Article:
Back in Leknes it was raining and chilly as I spoke to Margaretha to tell her about my earlier chance encounter with South African friends of her late ex-husband Noel - I can't believe that I bumped into Dereck and Margie, who also have connections to the University of Surrey, this far North! M. seems to be a touchstone, the one who would have 10,000 Linked In connections once she's found out how it works...

Nowhere obvious to stay in Leknes, so I decided to head towards this beach instead, primarily because it is on a small road and is marked on the map as a swimming beach. It turned out to be a good choice too - no-one else around, but a nice flat strip of grass between the road and the beach which drained well. Fortunately the lavvo turns out to be fine in really wet weather too because this photo was taken just after midnight when I went out to tighten the guylines because the wind was rising - it really rained heavily between 04:20 and 09:40, but then everything dried out in the breeze, so I was able to avoid packing a wet tent. And it was completely dry inside the tent during the worst part of the storm while I was lying in bed with my hands behind my head, waiting for the first drips to appear...

I've had one or two problems with my brakes over the last few days (now on my second set of brake blocks all round) . The issues have mostly been with the left rear brake block binding on the rim - but I've been able to even up the tension between the cantilever arms by tightening a spare Allen bolt and nut onto the straddle cable just where the yoke is, to prevent the stronger spring on the right hand side pulling the cantilever arm with the weaker spring onto the rim. It's the little fixes that matter! No more squeaking, everything is gliding super smooth again.

Greetings from Svolvær

This front door at 13 Hans Egedes Gate in Kabelvåg sums up the little community here for me; the buildings are rather personal statements and very lovely too.

I'm writing this at the desk in a pleasant sjøhus beside the marina here in Svolvær after a great cycle ride from Stranden Camp near Borg today - great because the weather has steadily improved all day (no sunset because it is daylight all the time here, but splendid evening). Great also for the tea and biscuits shared with Piet, a lean and windburnt Dutch cyclist who was heading the other way to me when our paths crossed at the big bridge over onto Gimsøya, but abruptly changed direction when he saw me waving my big red plastic mug at him.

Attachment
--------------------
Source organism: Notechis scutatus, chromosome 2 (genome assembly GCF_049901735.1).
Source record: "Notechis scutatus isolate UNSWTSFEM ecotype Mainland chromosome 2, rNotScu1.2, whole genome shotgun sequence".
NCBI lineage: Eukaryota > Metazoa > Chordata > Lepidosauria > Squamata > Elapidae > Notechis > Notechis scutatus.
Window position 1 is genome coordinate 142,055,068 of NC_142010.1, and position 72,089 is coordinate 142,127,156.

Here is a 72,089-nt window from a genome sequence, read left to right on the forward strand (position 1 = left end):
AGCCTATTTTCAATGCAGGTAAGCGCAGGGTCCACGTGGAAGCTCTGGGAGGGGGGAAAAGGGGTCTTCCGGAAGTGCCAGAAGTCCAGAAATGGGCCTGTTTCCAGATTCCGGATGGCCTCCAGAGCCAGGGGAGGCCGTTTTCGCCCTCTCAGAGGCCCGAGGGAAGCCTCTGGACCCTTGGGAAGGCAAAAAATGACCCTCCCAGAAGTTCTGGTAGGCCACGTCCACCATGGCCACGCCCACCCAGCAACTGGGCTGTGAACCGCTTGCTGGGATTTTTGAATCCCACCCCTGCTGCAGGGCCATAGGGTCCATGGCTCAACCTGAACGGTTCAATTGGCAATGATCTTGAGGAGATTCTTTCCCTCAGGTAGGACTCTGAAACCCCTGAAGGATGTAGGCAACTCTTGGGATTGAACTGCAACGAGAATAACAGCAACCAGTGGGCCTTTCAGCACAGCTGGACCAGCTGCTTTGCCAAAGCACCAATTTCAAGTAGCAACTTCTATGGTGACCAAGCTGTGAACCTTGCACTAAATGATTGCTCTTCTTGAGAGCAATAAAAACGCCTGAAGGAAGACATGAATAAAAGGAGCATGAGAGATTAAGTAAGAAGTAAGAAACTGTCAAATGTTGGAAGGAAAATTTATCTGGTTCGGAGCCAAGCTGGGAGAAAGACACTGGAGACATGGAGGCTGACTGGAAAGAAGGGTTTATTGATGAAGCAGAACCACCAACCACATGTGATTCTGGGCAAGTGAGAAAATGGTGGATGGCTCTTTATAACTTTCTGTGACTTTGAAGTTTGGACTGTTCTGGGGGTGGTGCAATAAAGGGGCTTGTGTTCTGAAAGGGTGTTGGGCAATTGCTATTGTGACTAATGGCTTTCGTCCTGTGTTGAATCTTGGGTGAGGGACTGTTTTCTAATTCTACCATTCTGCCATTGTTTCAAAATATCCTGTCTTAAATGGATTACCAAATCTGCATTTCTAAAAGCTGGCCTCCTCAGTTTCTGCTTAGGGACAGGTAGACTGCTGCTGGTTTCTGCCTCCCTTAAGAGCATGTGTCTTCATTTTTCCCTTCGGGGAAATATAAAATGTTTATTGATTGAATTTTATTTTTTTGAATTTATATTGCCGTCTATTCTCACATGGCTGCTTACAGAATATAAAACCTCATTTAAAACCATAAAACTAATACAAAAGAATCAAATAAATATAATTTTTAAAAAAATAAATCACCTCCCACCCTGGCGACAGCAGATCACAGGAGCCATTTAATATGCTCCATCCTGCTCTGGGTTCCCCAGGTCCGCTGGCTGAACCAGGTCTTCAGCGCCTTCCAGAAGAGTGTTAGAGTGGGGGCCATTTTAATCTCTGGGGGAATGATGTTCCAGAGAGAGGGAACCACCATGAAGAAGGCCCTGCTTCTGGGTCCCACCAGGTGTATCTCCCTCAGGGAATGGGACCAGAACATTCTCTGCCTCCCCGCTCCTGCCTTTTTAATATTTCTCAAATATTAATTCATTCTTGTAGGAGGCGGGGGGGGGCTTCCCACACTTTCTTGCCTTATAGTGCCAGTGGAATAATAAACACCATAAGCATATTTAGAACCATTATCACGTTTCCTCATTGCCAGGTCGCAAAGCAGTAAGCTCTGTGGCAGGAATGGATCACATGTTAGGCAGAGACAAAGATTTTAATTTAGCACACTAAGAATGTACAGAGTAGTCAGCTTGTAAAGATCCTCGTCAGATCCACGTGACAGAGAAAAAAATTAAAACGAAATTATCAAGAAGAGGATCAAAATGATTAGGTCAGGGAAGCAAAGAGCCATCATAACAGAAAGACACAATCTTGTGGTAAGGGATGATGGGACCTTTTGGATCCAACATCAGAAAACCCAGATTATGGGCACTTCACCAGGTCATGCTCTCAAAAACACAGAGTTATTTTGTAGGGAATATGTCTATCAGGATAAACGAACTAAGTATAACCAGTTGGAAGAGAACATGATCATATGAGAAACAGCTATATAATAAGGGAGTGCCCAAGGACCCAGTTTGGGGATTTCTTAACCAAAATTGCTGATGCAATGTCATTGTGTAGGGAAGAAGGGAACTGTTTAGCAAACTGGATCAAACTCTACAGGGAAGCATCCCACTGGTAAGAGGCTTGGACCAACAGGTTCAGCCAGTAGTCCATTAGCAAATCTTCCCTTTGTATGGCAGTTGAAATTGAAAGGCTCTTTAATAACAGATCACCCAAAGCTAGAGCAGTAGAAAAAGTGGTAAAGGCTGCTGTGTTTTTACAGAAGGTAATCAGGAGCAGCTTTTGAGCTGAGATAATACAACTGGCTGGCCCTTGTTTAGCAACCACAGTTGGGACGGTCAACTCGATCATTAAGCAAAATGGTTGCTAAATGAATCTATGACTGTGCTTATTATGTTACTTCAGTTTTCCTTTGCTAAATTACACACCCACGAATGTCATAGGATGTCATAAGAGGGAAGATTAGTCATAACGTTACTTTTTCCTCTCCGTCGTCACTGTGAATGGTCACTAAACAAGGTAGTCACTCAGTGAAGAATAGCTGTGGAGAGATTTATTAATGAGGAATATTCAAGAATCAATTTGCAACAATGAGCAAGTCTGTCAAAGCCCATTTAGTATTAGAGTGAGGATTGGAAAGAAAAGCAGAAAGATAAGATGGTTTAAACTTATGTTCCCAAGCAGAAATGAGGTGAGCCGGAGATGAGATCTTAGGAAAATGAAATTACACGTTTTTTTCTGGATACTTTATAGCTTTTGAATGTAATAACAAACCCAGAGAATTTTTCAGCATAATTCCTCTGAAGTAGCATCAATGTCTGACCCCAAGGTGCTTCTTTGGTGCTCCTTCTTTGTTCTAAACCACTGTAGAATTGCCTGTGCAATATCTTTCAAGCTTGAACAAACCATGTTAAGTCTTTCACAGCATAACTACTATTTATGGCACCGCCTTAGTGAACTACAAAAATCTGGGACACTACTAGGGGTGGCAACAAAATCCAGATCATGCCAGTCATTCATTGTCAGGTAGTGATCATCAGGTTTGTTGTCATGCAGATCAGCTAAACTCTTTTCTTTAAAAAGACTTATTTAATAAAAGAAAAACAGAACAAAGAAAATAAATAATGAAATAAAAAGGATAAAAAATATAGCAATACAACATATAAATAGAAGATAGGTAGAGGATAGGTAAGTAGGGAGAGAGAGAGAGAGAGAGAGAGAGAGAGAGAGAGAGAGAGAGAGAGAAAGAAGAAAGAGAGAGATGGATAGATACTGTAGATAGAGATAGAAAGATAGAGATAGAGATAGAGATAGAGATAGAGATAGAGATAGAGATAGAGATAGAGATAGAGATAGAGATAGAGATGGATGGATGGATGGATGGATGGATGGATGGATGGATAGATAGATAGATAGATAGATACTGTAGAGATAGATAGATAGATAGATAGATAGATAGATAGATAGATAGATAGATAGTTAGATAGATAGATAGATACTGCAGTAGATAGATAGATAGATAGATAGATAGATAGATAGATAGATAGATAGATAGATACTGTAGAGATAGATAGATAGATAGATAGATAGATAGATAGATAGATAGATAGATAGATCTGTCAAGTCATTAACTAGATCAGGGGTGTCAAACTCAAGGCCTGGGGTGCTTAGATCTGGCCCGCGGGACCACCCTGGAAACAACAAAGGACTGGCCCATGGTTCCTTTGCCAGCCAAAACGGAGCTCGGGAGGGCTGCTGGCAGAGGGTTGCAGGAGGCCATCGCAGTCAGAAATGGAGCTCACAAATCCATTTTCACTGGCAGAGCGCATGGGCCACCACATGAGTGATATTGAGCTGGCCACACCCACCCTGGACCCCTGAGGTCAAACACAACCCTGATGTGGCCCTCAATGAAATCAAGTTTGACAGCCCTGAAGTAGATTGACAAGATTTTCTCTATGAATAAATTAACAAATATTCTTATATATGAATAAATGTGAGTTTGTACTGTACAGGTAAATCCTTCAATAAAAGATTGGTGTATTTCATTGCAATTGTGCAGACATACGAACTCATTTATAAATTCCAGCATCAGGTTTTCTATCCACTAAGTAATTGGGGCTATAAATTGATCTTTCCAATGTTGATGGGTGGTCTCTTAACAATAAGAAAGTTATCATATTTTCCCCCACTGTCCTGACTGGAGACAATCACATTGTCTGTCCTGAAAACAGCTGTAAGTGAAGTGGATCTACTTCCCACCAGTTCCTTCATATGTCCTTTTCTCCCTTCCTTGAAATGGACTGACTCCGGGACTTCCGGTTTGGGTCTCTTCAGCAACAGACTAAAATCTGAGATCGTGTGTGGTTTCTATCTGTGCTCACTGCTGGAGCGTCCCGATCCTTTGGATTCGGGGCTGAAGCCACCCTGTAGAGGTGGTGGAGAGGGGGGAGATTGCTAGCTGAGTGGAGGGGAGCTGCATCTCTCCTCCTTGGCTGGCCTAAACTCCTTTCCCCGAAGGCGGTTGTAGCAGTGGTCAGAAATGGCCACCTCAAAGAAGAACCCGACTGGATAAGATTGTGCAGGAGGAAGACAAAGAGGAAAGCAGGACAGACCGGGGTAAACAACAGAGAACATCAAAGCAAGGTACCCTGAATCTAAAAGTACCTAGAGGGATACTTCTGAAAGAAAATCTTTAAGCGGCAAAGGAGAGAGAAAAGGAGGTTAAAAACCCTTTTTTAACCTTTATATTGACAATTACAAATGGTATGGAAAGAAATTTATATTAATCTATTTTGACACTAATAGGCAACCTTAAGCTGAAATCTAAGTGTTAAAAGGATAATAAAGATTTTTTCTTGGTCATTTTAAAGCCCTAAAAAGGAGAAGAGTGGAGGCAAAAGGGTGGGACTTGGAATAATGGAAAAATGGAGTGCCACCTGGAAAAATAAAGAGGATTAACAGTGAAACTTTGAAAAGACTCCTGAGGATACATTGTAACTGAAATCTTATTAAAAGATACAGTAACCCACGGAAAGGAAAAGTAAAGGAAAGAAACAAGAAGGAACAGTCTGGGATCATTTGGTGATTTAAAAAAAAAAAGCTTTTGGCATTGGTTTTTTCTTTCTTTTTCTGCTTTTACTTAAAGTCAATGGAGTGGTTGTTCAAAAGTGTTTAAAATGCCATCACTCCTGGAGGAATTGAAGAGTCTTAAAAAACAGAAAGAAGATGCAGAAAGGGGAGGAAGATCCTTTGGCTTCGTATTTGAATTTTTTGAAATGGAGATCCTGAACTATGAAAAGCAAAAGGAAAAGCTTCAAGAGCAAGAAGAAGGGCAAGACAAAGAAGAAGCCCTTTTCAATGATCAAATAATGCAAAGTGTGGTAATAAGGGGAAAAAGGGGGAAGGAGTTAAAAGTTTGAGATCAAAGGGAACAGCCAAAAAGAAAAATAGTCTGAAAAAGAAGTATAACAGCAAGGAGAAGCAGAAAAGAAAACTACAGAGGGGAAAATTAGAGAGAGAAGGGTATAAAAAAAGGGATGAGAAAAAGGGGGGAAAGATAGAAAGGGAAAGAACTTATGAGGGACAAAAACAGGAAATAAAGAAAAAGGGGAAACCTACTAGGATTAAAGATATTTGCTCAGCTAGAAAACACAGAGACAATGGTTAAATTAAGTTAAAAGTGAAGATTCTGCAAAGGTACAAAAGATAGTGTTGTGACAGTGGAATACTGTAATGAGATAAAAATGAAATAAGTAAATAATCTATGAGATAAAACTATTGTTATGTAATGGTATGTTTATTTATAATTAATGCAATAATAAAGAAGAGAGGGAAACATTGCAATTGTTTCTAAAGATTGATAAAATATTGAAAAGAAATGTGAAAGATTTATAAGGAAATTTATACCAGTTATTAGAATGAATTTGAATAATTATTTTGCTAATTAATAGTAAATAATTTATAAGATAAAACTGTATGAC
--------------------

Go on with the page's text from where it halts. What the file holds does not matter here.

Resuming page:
He has the best top box I've ever seen on the front rack of a bike, fabricated out of aluminium sheet with a pop-rivet gun, and covered with stickers from Iceland and other far-flung places (and Lundy, too - first cyclist with a badge from there that I've met). When children ask him what he keeps in this tiny strong-box, he says "My money!" with a twinkle in his eye, but actually it's ideal for his camera, because he's an avid photographer.

Piet and I had a good laugh for half an hour until the cold got too much for us, but in that time I picked up some helpful information on the route from Narvik into Sweden, plus good places to stay further up on my route to Tromsø.

This is my first post for a while because I've been somewhat off-grid without power for two or three days - one memorable night on a white sandy beach with turquoise sea and no-one else for miles when I free camped at Vikspollen, and one night at Stranden camp, which has lovely huts with old wood-burning stoves and even older bottled gas cookers, but no power either.

In the end I felt I had to come here to upload my most recent pics to the flickr pages, and to find out how the new hotel in the square in Svolvær looks - the answer is, it looks atrocious, completely out of scale with the rest of the buildings, and it blocks the view of the nice old white church for people arriving on the Hurtigrute. Nevermind, at least the accommodation problems